The effects of health insurance and a usual source of care on a child's receipt of health care

J Pediatr Health Care. Sep-Oct 2012;26(5):e25-35. doi: 10.1016/j.pedhc.2011.01.003. Epub 2011 Mar 2.

Abstract

Introduction: Although recent health care reforms will expand insurance coverage for U.S. children, disparities regarding access to pediatric care persist, even among the insured. We investigated the separate and combined effects of having health insurance and a usual source of care (USC) on children's receipt of health care services.

Methods: We conducted secondary analysis of the nationally representative 2002-2007 Medical Expenditure Panel Survey data from children (≤ 18 years of age) who had at least one health care visit and needed any additional care, tests, or treatment in the preceding year (n = 20,817).

Results: Approximately 88.1% of the study population had both a USC and insurance; 1.1% had neither one; 7.6% had a USC only, and 3.2% had insurance only. Children with both insurance and a USC had the fewest unmet needs. Among insured children, those with no USC had higher rates of unmet needs than did those with a USC.

Discussion: Expansions in health insurance are essential; however, it is also important for every child to have a USC. New models of practice could help to concurrently achieve these goals.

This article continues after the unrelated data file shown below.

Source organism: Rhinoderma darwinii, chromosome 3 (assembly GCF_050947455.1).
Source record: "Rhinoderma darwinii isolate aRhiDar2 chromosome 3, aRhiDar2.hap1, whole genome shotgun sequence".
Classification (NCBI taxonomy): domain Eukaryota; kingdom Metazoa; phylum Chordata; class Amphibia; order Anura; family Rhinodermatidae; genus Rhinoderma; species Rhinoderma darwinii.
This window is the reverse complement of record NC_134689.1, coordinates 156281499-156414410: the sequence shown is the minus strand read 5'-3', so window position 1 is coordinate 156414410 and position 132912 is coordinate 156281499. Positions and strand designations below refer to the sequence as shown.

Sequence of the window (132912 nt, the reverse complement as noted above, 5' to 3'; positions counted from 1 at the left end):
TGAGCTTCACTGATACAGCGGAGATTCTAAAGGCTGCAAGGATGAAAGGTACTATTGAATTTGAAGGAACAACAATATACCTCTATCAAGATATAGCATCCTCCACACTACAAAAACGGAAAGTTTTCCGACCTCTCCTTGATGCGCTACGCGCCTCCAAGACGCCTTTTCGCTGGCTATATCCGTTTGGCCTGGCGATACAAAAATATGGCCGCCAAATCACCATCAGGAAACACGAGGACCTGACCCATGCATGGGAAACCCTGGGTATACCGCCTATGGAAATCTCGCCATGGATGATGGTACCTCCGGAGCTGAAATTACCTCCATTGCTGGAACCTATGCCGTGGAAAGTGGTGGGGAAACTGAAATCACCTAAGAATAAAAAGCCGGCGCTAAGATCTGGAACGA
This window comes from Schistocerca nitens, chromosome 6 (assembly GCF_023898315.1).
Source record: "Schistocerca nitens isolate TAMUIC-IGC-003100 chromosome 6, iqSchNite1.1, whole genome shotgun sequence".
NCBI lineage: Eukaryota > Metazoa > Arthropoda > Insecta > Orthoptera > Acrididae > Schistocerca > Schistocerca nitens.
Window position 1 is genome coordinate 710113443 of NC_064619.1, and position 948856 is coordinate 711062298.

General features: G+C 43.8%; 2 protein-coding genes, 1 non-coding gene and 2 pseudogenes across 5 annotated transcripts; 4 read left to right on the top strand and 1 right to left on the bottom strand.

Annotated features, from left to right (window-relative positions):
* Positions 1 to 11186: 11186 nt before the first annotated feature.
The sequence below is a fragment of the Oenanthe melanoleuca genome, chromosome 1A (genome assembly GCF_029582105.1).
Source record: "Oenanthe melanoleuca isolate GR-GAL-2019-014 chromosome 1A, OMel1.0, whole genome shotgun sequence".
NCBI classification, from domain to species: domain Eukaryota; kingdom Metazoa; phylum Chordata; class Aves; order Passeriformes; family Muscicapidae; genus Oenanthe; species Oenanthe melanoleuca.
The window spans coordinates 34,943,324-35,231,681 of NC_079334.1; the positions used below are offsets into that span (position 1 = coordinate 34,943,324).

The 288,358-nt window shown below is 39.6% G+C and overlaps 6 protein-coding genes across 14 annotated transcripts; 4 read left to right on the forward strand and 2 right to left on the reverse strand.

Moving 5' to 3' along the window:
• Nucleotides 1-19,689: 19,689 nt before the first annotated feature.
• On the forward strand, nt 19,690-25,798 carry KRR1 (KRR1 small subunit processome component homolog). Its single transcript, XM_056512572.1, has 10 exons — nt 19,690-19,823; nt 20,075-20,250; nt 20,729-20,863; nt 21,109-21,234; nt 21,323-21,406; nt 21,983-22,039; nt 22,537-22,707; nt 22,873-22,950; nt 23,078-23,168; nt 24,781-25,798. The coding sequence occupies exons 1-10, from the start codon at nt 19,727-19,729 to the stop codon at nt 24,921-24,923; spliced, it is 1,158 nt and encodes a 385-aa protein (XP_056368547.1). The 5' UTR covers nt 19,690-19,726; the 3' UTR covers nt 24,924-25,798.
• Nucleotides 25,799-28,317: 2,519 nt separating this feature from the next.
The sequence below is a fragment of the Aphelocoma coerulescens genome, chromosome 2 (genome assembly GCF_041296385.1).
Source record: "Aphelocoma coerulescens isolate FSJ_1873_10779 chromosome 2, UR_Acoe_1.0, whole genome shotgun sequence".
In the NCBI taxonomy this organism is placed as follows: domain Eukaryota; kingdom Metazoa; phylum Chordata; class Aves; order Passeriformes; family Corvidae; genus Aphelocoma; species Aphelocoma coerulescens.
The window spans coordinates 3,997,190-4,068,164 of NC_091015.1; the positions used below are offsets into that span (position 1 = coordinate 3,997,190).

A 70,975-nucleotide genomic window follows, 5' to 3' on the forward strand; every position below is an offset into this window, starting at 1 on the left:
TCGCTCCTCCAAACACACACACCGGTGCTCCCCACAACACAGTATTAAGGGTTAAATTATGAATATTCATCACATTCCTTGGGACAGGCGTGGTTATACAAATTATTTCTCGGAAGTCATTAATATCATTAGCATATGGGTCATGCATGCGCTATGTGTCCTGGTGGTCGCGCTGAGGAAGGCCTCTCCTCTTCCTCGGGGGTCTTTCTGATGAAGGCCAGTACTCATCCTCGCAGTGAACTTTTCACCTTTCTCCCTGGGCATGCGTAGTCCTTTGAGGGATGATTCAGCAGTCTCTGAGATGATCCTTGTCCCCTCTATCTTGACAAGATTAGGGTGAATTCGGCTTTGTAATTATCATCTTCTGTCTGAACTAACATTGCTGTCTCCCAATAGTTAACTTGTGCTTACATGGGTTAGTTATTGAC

Publication types

  • Research Support, N.I.H., Extramural
  • Research Support, Non-U.S. Gov't
  • Research Support, U.S. Gov't, P.H.S.

MeSH terms

  • Adolescent
  • Child
  • Child Health Services* / economics
  • Child Health Services* / statistics & numerical data
  • Child, Preschool
  • Cross-Sectional Studies
  • Female
  • Health Care Reform
  • Health Services Accessibility / economics
  • Health Services Accessibility / statistics & numerical data*
  • Humans
  • Infant
  • Infant, Newborn
  • Insurance Coverage / economics
  • Insurance Coverage / statistics & numerical data*
  • Insurance, Health / economics
  • Insurance, Health / statistics & numerical data*
  • Male
  • Parents
  • Primary Health Care / economics
  • Primary Health Care / statistics & numerical data*
  • Socioeconomic Factors
  • United States / epidemiology